There’s a reason why horror films return so often to this kind of scenario. The fear of disease runs deep inside us, a lizard-brain survival instinct that is inextricably bound up with our tribal mistrust of the Other. Evolution steers us this way, and wisely: for most of human history, encountering strangers was a risky proposition not only because they might kill you, but because your unaccustomed immune system could be swiftly overcome by the novel illnesses they carried. And while we might like to think we’ve moved past all that, every so often a new sickness comes along that is frightening enough to fire up those ancient, instinctive neural pathways: the fear, the mistrust, the anger – and the righteousness of the uninfected.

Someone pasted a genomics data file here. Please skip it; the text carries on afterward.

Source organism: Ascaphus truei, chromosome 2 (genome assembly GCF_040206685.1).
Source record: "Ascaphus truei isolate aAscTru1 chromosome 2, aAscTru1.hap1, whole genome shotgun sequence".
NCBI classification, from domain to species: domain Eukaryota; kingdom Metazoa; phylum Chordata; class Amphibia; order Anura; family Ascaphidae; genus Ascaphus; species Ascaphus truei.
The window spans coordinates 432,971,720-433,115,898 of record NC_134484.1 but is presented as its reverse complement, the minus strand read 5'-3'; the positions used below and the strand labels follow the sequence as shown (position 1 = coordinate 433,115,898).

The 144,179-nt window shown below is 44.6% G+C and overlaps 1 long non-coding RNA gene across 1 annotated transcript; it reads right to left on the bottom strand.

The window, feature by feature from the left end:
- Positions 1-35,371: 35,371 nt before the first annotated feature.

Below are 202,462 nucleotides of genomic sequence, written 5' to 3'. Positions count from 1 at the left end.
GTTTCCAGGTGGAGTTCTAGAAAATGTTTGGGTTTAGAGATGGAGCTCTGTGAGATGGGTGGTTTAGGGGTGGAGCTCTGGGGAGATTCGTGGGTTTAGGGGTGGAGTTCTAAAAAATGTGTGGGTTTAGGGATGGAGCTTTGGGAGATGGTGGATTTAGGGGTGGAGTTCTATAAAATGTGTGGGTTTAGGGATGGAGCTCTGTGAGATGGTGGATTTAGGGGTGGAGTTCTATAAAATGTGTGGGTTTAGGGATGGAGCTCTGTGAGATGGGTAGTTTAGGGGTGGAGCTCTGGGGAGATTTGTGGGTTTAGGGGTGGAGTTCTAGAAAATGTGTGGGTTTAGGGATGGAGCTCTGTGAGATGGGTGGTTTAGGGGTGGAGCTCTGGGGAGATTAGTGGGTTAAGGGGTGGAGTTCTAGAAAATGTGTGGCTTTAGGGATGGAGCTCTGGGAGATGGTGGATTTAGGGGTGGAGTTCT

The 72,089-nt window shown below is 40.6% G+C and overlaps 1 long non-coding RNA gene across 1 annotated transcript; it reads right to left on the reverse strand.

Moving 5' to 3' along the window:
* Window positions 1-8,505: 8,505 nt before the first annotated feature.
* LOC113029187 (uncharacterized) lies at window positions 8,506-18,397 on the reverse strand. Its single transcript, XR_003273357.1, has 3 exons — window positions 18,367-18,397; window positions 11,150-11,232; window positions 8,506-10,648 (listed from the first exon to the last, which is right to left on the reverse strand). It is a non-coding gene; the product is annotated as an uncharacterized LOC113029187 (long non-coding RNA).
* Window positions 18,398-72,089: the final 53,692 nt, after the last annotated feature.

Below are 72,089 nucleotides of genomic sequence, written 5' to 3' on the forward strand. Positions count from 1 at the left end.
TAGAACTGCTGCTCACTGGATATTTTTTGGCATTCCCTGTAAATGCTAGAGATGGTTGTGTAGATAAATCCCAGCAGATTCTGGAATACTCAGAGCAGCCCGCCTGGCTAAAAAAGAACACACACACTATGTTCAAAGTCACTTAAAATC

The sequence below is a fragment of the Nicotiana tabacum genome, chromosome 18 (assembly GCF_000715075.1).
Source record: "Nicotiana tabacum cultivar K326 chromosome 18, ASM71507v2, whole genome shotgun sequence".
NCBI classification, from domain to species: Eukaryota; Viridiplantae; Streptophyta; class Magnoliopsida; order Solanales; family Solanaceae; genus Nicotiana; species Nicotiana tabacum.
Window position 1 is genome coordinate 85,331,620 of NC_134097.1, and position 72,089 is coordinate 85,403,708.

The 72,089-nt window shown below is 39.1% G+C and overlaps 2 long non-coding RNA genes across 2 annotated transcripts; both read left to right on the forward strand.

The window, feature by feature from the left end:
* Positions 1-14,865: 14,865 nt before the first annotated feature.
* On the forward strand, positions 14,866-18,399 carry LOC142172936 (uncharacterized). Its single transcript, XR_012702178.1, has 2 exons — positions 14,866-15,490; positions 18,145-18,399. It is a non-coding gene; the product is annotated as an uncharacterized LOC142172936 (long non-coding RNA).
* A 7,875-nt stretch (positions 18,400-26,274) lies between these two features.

In these moments, the spread of disease takes on a moral vector, as we grasp for control in the face of the terrifying truth that we are surrounded, always, by microscopic organisms which survive by sickening us, ravaging us and killing us. The virus is the true enemy, of course. But you can’t fight what you can’t see, so we set our sights on the next best thing: the people who carry it.
This happened almost instantly in 2020, as countries worldwide began locking down to stop the spread of Covid. In the US, pandemic discourse immediately turned political – and hostile. In my own online bubble of Twitter-verified media and political personalities, the tone was striking: less we’re-all-in-this-together, more a profane expression of exasperation with some imagined Trump-supporting idiot who was refusing to cooperate. Wear a damn mask, we sneered. Stay the hell home.